Transport in Guernsey
Guernsey is the second largest of the Channel Islands. It is part of the Common Travel Area, allowing passport-free travel to and from the United Kingdom or Jersey. Travel to and from mainland Europe requires a passport or an EU national identity document. Non EU citizens may need a visa.
This article includes some references to Alderney and Sark, which are part of the Bailiwick of Guernsey.
Traffic in Guernsey drives on the left. Roads are generally narrow, with an all-island speed limit of 35 miles per hour (56 km/h), however lower speed limits apply on certain roads. Motor tax was abolished in Guernsey from 1 January 2008. There are seven taxi ranks in St Peter Port. Vehicle registration plates in Guernsey carry between one and five numerals only; the international identification sticker/plate is "GBG".
Most road markings are the same as the UK, with the exception of:
- A yellow line across the exit of a minor road means stop and give way to traffic on the major road. A yellow arrow painted on the road gives warning of a yellow stop line ahead.
- Junctions marked filter-in-turn. At these junctions all directions have equal priority.
- Yellow kerb side no stopping lines are single lines and mean you must not stop for any reason, other than to avoid an accident.
Bus services are operated by CT Plus Guernsey on behalf of the Environment Department of the States of Guernsey (the island's government). They are branded as Buses.gg. Vehicles used are based on buses used in the UK but with a slightly narrower construction, to allow them to circulate on the island's narrow roads, legal limit 2.31 metres (7' 6¾"). A number of narrower (and shorter) StreetVibe buses arrived from May 2017.
All bus fares have a fixed price of £1 per journey, irrespective of distance travelled. Passes covering unlimited travel for a day or more and family travel passes are available. They are called the puffin pass. 1.65m journeys were taken in 2016.
Private hire coaches and coach tours are available from Intransit, Island Coachways and Island Taxis.
Cycling is encouraged in Guernsey. Although there are currently few cycle lanes on main roads, the Ruettes Tranquilles provide safer and more pleasant cycle-friendly roads. The States of Guernsey provides details of cycling laws and recommendations for safety as well as details of cycle hire businesses. Sark is a popular cycle-friendly island.
Guernsey has a regulated, licensed taxi service based at three ranks in central St Peter Port, St Sampson's (at 'The Bridge') and at Guernsey Airport. Taxis can also be called or phoned.
Accessible taxis capable of transporting a wheelchair passenger and with improved lighting to assist people who may have a visual impairment are available.
Visit Guernsey website has a list of taxi operators.
A "Petit Train" called "Victor" transports people around St Peter Port throughout the summer months.
With effect from 2030 the sale of new combustion engine cars will be banned, this forms part of the net-zero climate change plan.
Guernsey Airport is located 3 miles (5 km) south-west of St Peter Port, the island's capital. Airlines operating scheduled services to and from Guernsey are Aurigny (owned by the States of Guernsey) and Blue Islands year round. British Airways will operate a seasonal summer service to London City Airport which is operated by its subsidiary BA CityFlyer. It had previously done in 2021.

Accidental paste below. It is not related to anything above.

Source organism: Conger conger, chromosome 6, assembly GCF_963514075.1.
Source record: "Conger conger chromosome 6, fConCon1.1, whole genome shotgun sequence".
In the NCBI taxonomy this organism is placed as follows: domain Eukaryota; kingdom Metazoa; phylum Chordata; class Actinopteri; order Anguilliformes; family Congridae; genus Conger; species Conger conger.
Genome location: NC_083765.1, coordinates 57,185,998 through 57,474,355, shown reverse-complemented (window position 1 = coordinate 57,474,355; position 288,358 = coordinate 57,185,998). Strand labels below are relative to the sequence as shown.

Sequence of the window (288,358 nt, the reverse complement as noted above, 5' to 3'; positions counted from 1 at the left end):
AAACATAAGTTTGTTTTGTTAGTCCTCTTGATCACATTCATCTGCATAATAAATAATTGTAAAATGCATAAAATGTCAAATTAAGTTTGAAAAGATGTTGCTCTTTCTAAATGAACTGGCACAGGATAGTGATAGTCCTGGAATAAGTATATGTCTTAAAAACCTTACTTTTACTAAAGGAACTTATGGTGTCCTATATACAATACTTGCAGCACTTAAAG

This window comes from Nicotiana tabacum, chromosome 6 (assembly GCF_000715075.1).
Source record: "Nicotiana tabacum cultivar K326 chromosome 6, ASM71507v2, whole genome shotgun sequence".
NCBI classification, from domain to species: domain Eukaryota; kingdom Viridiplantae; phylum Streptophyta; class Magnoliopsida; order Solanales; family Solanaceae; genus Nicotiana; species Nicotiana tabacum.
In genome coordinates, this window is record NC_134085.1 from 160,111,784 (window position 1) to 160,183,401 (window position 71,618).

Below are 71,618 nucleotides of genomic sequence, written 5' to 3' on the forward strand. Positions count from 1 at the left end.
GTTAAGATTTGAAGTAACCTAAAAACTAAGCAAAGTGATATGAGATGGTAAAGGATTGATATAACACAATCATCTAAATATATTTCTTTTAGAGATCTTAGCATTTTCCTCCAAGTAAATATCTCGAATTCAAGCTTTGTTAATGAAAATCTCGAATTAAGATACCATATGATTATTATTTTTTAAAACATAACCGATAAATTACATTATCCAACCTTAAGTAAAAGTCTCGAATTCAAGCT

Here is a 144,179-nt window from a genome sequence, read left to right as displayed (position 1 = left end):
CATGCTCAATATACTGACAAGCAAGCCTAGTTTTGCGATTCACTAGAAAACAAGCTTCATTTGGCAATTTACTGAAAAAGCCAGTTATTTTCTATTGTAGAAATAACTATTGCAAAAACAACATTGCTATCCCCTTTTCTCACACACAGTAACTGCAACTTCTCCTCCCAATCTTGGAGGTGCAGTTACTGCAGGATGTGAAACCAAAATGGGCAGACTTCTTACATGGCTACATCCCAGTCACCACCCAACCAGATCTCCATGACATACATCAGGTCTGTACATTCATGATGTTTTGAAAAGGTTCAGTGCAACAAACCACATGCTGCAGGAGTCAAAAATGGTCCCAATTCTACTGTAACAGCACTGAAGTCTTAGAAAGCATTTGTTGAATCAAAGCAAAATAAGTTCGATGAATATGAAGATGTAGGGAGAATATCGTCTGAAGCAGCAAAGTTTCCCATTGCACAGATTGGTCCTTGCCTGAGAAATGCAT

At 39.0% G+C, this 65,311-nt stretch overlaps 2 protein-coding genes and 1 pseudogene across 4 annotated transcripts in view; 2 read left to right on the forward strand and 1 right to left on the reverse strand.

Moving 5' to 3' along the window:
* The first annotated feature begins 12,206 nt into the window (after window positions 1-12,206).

Both airports have private aircraft facilities and annual air rallies.
Condor Ferries operate services to Poole and Portsmouth in England, Cherbourg and St Malo in France, and to Jersey. Condor Ferries became the main operator to the UK following the closure of British Channel Island Ferries in 1994. Previously Sealink (and its railway ferries predecessors) had been the main operator for many decades. Freight goes on a traditional ferry via Portsmouth.
The French company Manche Îles Express operates a summer passenger-only ferry service between Guernsey and three small ports in Normandy, France: Barneville-Carteret, Diélette and Granville. Not every port is served daily.
The Isle of Sark Shipping Company operates small ferries to Sark. The service takes 45 minutes for the 9 miles (14 km) crossing.
Bumblebee offered seasonal transfers from Guernsey to Alderney until the service ceased late 2015.
Travel Trident provides small ferries for the 20 minute ride to Herm.
The Alderney Railway provides a rail link of approximately two miles, with a regular timetabled service during the summer months and at seasonal festivals including Easter and Christmas. It is now the only working railway on the Channel Islands to provide a public transport link. It is also one of the oldest railways in the British Isles, dating from 1847, and carried Queen Victoria and Prince Albert as the first 'official' passengers in 1857.
There is also a 7+1⁄4 in (184 mm) gauge miniature railway on Alderney, which operates during the summer months.
There are currently no railway services on Guernsey. The Guernsey Railway, which was virtually an electric tramway, and which began working on 20 February 1892, was abandoned on 9 June 1934. It replaced an earlier transport system which was worked by steam, and was named the Guernsey Steam Tramway. The latter began service on 6 June 1879 with six locomotives.
- "Narrower buses from May". Guernsey Press. 12 April 2017.
- "Number of bus passengers reaches record high in 2016". Guernsey Press. 12 January 2017.
- "Island follows UK in cutting combustion". Guernsey press. 25 November 2020.
- "Summer flights return from the Channel Islands to London City Airport". 13 January 2022.
- "Bumblebee calls it a day on Alderney ferry service". Guernsey Press. 12 February 2016.
- See references at the Island tourist website.
- See miniature railway webpage here.
- Notes on the Railway taken from The Railway Magazine, September 1934 edition